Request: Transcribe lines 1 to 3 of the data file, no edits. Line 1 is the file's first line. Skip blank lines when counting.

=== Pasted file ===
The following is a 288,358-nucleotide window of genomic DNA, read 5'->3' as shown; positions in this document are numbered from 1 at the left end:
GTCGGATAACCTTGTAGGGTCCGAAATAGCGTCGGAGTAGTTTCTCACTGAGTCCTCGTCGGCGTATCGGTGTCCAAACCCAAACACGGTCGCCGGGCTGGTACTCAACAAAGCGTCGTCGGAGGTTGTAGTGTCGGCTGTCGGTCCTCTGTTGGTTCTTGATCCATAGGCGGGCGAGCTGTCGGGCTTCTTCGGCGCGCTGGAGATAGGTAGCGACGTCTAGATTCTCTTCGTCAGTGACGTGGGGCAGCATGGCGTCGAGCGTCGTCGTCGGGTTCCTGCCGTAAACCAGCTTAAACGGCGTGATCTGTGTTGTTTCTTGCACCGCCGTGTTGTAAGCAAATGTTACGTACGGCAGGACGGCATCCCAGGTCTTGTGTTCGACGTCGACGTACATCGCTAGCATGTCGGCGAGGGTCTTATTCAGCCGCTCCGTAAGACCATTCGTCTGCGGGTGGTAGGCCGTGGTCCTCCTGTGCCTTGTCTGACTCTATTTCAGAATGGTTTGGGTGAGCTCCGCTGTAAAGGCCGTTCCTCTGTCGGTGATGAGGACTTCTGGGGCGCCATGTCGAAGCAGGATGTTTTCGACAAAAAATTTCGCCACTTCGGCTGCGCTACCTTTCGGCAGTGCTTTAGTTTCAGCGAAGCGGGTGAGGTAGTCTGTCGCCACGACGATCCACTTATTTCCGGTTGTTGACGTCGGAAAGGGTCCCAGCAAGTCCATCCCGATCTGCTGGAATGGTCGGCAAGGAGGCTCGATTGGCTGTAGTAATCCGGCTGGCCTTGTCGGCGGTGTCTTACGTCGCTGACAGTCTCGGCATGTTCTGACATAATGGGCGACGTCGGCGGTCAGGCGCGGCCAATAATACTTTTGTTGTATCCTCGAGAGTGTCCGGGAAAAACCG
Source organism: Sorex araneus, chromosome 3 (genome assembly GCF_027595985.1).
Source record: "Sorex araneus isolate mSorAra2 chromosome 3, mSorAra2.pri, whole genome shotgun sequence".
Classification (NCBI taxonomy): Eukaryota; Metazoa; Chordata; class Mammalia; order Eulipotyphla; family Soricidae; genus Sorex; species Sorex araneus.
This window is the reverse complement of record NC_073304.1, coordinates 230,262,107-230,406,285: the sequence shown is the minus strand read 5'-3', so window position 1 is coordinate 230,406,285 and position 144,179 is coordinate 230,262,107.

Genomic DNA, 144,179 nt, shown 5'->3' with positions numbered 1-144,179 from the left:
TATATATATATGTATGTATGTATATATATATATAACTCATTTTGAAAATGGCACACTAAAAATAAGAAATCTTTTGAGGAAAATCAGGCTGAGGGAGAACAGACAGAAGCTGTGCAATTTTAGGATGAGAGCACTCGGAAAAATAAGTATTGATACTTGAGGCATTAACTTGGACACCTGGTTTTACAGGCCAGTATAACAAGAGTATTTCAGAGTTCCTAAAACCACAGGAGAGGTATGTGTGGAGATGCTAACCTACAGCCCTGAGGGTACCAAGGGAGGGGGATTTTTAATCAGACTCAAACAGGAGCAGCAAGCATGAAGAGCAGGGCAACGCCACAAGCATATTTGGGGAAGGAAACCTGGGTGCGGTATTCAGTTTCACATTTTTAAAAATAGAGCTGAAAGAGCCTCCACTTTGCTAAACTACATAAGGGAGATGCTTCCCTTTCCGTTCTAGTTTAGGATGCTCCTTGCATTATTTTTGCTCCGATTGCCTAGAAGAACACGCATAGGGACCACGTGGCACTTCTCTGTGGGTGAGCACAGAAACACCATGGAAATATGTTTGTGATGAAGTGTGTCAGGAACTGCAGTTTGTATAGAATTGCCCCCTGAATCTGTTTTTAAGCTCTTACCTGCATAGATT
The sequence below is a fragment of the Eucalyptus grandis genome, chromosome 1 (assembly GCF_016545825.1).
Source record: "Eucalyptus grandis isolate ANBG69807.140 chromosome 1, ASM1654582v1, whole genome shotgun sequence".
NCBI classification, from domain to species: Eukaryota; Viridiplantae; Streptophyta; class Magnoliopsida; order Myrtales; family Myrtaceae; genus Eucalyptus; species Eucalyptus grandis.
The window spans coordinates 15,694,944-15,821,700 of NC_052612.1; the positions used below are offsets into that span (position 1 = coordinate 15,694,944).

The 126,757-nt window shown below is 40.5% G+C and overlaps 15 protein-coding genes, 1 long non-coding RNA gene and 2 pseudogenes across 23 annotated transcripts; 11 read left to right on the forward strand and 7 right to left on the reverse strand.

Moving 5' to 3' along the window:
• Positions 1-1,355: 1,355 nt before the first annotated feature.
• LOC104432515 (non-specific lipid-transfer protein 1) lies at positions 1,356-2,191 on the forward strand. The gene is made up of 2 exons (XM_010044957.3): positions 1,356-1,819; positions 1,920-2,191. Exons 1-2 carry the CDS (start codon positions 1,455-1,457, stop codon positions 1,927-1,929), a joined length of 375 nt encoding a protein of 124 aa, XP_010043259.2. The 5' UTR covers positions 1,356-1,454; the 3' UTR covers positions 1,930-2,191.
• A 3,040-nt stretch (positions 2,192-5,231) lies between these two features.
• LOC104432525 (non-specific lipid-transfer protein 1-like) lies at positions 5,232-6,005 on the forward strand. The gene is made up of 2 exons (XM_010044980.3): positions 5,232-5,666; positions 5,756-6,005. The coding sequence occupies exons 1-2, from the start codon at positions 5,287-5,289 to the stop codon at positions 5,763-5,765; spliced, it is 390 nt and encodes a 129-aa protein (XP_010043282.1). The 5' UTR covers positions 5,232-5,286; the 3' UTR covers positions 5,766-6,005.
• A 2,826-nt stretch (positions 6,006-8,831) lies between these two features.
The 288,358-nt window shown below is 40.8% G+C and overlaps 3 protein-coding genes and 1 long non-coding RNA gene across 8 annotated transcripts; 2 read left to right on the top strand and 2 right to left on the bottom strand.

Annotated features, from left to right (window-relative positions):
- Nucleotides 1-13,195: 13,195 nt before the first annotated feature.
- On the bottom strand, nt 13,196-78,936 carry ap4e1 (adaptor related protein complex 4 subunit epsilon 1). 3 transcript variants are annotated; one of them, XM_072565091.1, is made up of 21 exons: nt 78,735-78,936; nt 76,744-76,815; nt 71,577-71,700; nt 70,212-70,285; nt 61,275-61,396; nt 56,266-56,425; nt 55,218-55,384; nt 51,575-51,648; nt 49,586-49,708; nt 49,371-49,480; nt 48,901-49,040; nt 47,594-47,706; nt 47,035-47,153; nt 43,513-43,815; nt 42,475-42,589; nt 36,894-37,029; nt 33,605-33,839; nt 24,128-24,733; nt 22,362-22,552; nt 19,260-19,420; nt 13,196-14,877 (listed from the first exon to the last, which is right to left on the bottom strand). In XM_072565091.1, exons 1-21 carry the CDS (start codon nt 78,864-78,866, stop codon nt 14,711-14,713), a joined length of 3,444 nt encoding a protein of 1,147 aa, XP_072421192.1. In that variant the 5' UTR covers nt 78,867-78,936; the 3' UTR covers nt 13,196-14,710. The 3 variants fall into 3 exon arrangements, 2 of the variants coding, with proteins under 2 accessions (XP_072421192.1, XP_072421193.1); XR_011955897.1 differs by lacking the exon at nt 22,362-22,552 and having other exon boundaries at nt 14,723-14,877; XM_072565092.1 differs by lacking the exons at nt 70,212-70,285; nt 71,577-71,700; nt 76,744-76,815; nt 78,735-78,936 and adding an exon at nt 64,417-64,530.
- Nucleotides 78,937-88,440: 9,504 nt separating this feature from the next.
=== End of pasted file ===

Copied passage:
The following is a 288,358-nucleotide window of genomic DNA, read 5'->3' as shown; positions in this document are numbered from 1 at the left end:
GTCGGATAACCTTGTAGGGTCCGAAATAGCGTCGGAGTAGTTTCTCACTGAGTCCTCGTCGGCGTATCGGTGTCCAAACCCAAACACGGTCGCCGGGCTGGTACTCAACAAAGCGTCGTCGGAGGTTGTAGTGTCGGCTGTCGGTCCTCTGTTGGTTCTTGATCCATAGGCGGGCGAGCTGTCGGGCTTCTTCGGCGCGCTGGAGATAGGTAGCGACGTCTAGATTCTCTTCGTCAGTGACGTGGGGCAGCATGGCGTCGAGCGTCGTCGTCGGGTTCCTGCCGTAAACCAGCTTAAACGGCGTGATCTGTGTTGTTTCTTGCACCGCCGTGTTGTAAGCAAATGTTACGTACGGCAGGACGGCATCCCAGGTCTTGTGTTCGACGTCGACGTACATCGCTAGCATGTCGGCGAGGGTCTTATTCAGCCGCTCCGTAAGACCATTCGTCTGCGGGTGGTAGGCCGTGGTCCTCCTGTGCCTTGTCTGACTCTATTTCAGAATGGTTTGGGTGAGCTCCGCTGTAAAGGCCGTTCCTCTGTCGGTGATGAGGACTTCTGGGGCGCCATGTCGAAGCAGGATGTTTTCGACAAAAAATTTCGCCACTTCGGCTGCGCTACCTTTCGGCAGTGCTTTAGTTTCAGCGAAGCGGGTGAGGTAGTCTGTCGCCACGACGATCCACTTATTTCCGGTTGTTGACGTCGGAAAGGGTCCCAGCAAGTCCATCCCGATCTGCTGGAATGGTCGGCAAGGAGGCTCGATTGGCTGTAGTAATCCGGCTGGCCTTGTCGGCGGTGTCTTACGTCGCTGACAGTCTCGGCATGTTCTGACATAATGGGCGACGTCGGCGGTCAGGCGCGGCCAATAATACTTTTGTTGTATCCTCGAGAGTGTCCGGGAAAAACCG
Source organism: Sorex araneus, chromosome 3 (genome assembly GCF_027595985.1).